The human prostate increases in size and develops histologic evidence of stimulated growth during three periods of life: before and at birth, during puberty, and with achievement of advancing age (20). The evidence for prostatic stimulation during gestation and at birth is based on histologic studies. During development, the prostatic tubules progress from solid cellular buds at the ends of ducts to bud acinar combinations and then to acinar tubular clusters arranged in lobules. The tubules gradually regress after the first month of life (21). The secretions stain with variable intensity with periodic acid Schiff stain but stain only weakly for prostate-specific antigen (11).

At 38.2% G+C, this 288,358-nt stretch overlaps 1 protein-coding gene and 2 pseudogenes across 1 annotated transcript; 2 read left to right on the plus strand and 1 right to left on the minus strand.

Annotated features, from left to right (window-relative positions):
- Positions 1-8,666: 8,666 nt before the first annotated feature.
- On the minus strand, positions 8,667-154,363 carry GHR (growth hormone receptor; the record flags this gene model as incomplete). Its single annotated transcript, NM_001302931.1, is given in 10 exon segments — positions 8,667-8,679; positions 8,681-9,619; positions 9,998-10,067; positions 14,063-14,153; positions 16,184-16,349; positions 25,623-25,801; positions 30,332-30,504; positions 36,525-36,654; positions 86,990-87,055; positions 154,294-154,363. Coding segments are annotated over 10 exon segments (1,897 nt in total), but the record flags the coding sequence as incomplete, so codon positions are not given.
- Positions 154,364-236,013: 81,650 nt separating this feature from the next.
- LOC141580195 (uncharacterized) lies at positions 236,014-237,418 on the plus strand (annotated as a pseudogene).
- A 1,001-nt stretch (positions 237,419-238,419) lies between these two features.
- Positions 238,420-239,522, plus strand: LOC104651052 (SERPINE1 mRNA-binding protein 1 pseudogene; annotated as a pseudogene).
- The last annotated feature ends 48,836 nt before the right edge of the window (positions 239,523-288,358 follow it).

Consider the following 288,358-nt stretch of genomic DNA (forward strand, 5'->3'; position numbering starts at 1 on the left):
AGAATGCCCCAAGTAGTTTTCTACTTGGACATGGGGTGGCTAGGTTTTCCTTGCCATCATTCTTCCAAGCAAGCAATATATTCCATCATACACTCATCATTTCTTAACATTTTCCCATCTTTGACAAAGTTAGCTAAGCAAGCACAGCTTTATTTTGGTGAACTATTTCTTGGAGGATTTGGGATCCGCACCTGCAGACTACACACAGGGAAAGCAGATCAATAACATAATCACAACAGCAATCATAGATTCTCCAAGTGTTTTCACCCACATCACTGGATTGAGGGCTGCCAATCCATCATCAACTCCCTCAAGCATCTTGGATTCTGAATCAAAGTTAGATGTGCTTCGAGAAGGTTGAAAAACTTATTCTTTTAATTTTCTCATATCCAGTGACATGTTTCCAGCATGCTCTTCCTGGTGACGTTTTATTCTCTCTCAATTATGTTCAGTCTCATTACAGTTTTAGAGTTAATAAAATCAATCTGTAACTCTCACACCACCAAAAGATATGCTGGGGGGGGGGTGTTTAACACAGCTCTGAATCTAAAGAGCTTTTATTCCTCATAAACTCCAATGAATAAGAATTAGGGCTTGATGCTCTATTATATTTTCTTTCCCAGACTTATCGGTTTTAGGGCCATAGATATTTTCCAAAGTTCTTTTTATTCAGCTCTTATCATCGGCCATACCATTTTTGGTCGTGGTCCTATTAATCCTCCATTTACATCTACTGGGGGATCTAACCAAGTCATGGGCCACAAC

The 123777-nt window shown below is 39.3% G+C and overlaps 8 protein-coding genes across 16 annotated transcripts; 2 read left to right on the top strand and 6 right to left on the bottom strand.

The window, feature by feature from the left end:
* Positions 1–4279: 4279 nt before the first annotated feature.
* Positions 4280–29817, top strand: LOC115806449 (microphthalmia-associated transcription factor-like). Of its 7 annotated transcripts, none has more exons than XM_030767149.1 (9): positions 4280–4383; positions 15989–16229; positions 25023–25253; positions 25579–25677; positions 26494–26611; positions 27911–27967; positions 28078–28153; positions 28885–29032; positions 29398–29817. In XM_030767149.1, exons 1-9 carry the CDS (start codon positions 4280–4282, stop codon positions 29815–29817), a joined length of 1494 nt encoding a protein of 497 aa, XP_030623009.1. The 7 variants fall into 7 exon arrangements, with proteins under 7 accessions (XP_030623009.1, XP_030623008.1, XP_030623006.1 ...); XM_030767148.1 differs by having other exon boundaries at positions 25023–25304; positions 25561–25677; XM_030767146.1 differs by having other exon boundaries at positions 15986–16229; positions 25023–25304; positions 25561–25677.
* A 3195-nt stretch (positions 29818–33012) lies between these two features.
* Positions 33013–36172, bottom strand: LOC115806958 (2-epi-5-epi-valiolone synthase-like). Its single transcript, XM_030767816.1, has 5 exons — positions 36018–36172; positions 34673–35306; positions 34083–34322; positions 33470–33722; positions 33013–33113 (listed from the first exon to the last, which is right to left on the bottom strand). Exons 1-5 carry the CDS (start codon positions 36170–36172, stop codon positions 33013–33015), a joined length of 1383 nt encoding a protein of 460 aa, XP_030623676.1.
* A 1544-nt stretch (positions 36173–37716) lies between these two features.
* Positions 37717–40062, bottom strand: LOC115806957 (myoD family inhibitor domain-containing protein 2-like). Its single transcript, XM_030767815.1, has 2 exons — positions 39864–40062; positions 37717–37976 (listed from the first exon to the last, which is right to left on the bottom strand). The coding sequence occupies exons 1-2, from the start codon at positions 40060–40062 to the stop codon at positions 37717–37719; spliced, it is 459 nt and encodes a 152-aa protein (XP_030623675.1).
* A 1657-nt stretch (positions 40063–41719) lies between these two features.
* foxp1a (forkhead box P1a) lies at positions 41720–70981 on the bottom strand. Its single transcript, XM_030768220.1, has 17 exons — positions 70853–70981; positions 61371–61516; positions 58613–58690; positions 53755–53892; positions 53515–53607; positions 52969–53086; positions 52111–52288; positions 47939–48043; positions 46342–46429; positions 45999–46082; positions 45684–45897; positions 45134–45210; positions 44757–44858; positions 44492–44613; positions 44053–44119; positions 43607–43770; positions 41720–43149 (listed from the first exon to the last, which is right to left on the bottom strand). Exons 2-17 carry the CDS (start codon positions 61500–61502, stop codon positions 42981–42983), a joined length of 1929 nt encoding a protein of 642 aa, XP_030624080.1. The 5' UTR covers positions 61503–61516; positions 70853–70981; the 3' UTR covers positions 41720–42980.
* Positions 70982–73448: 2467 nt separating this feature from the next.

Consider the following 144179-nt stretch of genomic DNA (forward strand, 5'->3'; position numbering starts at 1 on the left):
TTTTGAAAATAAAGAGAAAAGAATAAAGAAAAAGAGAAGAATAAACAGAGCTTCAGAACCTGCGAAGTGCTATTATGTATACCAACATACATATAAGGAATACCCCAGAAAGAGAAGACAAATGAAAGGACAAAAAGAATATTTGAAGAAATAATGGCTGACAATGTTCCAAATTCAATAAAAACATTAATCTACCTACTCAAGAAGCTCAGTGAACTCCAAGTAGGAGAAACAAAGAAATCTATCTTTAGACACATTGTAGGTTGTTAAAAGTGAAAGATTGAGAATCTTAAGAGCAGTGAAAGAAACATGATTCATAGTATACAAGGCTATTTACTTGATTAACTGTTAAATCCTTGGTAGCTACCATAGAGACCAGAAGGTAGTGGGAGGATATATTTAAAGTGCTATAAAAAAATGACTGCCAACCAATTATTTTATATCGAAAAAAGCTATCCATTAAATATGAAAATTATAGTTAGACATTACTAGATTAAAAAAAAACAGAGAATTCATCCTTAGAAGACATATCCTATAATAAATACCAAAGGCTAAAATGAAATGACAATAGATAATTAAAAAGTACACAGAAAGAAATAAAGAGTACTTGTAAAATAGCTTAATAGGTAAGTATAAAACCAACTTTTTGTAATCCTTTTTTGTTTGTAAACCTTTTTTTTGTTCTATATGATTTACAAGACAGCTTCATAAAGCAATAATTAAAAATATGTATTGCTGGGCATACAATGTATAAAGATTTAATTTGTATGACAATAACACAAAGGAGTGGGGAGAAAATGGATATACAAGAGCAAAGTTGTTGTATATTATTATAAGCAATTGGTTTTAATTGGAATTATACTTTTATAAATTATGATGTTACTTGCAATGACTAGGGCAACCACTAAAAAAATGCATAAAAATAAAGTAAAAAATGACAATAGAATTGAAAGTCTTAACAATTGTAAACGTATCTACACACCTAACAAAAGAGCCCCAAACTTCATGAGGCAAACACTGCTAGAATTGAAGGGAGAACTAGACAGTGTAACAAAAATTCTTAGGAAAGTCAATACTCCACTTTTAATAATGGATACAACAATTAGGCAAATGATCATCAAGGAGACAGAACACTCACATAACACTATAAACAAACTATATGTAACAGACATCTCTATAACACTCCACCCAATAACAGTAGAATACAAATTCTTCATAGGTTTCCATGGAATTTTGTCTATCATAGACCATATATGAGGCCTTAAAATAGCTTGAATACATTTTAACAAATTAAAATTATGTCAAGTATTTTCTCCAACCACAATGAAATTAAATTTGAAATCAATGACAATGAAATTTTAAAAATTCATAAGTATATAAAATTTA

At puberty, the prostate demonstrates marked histologic evidence of stimulation, progressing from enlargement of the end buds of the pro-static ducts to development of somewhat distended alveoli and tall columnar epithelium. Although stromal cells are the predominant prostate tissue, the relative smooth muscle contribution decreases in the first and second decade of life and increases to neonatal levels in the third (22). During the third decade, there is a gradual, irregular increase in the infolding of the alveolar epithelium. After the fourth decade, fewer of these infoldings are seen, and the tendency to cystic dilatation becomes evident.
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